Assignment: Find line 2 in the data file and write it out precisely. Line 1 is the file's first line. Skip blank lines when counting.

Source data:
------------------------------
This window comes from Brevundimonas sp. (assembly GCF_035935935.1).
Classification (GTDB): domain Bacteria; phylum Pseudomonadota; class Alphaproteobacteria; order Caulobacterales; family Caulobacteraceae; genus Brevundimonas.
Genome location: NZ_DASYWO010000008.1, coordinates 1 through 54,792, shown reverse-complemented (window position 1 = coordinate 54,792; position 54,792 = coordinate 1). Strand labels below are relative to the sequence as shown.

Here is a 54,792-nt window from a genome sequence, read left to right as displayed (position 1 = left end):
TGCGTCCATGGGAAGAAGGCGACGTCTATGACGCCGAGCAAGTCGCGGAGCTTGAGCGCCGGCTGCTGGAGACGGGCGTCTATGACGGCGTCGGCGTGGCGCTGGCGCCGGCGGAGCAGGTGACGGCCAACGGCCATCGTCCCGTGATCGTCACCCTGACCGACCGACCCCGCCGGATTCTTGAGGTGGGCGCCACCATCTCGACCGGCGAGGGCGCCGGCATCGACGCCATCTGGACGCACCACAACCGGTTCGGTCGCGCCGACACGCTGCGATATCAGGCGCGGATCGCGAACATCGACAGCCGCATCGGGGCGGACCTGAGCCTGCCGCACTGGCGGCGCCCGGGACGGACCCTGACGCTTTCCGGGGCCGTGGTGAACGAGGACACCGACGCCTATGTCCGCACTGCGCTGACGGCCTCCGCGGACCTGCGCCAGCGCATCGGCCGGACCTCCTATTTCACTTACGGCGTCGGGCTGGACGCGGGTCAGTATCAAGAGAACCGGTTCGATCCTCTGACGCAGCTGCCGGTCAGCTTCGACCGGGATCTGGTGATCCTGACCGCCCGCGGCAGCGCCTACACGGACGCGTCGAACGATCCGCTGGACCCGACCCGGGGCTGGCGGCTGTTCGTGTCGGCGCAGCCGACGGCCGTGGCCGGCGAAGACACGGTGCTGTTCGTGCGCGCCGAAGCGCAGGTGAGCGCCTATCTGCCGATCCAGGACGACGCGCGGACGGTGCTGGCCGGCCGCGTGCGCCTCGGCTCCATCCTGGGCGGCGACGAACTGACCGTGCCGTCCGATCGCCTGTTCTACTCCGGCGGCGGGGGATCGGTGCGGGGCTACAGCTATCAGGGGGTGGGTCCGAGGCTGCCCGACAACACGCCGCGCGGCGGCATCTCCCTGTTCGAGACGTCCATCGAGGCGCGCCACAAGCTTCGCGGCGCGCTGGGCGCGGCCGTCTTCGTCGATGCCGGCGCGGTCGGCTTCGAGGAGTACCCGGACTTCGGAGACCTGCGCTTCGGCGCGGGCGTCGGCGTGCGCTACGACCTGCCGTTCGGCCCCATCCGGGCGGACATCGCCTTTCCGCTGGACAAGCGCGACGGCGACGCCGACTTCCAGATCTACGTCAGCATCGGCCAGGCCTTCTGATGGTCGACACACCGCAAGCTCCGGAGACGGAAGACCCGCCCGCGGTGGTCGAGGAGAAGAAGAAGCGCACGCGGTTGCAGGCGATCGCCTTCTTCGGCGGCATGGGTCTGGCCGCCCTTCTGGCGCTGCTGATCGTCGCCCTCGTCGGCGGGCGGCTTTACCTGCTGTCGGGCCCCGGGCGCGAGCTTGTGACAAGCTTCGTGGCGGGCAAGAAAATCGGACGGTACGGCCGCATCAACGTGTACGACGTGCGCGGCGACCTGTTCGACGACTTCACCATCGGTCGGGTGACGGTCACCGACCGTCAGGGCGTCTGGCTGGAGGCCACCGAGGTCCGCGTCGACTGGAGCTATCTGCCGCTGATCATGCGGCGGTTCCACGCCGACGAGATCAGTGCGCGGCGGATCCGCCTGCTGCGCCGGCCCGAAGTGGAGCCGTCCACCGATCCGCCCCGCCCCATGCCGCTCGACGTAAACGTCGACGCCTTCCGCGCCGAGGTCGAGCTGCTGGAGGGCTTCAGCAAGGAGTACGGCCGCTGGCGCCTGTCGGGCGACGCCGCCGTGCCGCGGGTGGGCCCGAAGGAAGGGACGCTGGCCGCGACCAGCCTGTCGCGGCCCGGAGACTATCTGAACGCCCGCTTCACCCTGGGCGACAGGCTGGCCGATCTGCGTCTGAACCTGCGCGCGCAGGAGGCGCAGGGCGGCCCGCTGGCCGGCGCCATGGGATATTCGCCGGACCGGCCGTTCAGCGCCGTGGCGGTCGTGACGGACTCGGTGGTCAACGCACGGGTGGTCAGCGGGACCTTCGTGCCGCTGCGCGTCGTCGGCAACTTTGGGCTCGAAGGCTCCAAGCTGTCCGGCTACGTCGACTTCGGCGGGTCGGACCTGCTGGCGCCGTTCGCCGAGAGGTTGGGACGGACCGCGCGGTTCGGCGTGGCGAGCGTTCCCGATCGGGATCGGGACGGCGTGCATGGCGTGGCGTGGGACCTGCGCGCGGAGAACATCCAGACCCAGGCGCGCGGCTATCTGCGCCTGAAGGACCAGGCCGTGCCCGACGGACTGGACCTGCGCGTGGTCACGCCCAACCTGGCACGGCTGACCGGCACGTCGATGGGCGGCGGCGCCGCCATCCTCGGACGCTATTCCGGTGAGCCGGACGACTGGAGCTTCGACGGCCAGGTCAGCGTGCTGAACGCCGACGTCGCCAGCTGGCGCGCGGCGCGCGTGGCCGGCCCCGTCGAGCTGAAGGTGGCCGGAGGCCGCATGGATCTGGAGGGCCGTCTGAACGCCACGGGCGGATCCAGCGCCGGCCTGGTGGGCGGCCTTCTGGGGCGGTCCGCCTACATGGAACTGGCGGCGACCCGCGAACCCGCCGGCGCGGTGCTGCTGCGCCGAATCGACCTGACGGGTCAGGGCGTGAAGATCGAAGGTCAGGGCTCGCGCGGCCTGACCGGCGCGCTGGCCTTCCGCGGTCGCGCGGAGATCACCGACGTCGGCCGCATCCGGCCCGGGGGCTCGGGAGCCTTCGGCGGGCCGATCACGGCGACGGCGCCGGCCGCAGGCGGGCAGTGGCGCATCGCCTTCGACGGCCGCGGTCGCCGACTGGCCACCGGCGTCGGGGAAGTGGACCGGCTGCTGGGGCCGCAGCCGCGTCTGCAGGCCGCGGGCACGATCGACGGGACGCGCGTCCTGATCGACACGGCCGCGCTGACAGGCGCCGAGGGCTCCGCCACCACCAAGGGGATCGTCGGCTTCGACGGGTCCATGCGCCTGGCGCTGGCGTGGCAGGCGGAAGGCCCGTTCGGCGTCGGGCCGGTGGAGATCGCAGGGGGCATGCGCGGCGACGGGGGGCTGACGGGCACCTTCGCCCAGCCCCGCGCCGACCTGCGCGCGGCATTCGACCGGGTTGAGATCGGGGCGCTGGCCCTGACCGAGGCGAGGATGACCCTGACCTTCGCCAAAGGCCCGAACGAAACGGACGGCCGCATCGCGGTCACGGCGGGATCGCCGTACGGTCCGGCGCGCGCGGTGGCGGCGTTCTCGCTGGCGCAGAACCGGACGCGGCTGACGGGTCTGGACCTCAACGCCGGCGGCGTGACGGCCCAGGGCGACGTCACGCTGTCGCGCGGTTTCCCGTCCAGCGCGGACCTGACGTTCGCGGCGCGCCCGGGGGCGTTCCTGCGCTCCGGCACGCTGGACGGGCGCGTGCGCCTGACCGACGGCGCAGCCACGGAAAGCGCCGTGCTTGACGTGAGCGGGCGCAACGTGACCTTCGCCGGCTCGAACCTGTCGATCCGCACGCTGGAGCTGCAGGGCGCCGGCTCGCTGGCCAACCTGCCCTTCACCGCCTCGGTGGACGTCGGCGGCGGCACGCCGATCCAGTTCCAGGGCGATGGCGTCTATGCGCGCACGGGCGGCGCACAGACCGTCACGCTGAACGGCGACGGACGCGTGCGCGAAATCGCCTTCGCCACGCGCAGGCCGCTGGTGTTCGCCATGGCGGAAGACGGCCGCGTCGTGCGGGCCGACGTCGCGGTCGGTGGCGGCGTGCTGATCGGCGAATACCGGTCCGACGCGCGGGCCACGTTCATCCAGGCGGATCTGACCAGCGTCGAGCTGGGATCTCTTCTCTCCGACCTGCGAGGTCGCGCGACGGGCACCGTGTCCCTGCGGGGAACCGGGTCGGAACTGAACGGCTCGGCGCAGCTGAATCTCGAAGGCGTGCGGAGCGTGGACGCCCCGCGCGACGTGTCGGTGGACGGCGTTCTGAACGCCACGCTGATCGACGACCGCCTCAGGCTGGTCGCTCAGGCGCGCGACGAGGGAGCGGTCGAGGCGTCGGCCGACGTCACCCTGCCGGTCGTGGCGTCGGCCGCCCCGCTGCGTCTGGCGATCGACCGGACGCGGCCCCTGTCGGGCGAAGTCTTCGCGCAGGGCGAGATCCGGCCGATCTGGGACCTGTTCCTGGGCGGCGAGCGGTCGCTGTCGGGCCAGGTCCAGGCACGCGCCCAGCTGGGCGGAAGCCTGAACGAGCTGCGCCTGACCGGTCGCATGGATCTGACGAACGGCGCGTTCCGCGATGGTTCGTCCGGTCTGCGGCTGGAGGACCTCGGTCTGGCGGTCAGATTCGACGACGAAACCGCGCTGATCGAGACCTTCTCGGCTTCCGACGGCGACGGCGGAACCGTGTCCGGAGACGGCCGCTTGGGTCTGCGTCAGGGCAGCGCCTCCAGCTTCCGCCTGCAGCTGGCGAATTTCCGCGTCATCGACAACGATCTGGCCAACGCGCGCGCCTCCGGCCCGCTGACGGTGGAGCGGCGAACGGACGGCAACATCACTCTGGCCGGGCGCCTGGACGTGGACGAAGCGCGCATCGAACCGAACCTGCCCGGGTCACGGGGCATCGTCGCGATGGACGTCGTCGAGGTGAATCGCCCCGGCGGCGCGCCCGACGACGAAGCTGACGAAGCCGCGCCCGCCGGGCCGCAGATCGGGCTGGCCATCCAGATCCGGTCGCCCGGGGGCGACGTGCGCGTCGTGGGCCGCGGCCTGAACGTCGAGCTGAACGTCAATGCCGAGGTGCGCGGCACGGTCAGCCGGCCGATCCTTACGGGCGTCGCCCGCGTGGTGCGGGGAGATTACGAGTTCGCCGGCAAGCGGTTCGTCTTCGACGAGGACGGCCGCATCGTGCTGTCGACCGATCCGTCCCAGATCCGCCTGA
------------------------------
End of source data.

Classification (GTDB): domain Bacteria; phylum Pseudomonadota; class Alphaproteobacteria; order Caulobacterales; family Caulobacteraceae; genus Brevundimonas.